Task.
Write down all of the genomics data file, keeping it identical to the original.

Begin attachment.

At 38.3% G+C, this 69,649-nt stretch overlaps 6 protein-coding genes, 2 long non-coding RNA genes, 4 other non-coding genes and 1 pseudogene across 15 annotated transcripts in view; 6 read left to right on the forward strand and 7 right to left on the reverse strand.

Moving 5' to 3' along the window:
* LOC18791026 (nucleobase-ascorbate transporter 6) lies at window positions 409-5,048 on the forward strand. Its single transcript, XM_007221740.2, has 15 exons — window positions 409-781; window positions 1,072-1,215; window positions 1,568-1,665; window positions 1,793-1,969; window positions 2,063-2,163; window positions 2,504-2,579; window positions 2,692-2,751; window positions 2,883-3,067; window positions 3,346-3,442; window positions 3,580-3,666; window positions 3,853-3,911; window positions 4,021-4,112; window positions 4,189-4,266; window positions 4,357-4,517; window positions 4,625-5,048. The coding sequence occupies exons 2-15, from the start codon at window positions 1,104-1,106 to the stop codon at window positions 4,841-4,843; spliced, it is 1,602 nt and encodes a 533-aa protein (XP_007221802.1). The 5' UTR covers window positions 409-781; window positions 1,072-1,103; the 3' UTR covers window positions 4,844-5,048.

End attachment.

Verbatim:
At 38.3% G+C, this 69,649-nt stretch overlaps 6 protein-coding genes, 2 long non-coding RNA genes, 4 other non-coding genes and 1 pseudogene across 15 annotated transcripts in view; 6 read left to right on the forward strand and 7 right to left on the reverse strand.

Moving 5' to 3' along the window:
* LOC18791026 (nucleobase-ascorbate transporter 6) lies at window positions 409-5,048 on the forward strand. Its single transcript, XM_007221740.2, has 15 exons — window positions 409-781; window positions 1,072-1,215; window positions 1,568-1,665; window positions 1,793-1,969; window positions 2,063-2,163; window positions 2,504-2,579; window positions 2,692-2,751; window positions 2,883-3,067; window positions 3,346-3,442; window positions 3,580-3,666; window positions 3,853-3,911; window positions 4,021-4,112; window positions 4,189-4,266; window positions 4,357-4,517; window positions 4,625-5,048. The coding sequence occupies exons 2-15, from the start codon at window positions 1,104-1,106 to the stop codon at window positions 4,841-4,843; spliced, it is 1,602 nt and encodes a 533-aa protein (XP_007221802.1). The 5' UTR covers window positions 409-781; window positions 1,072-1,103; the 3' UTR covers window positions 4,844-5,048.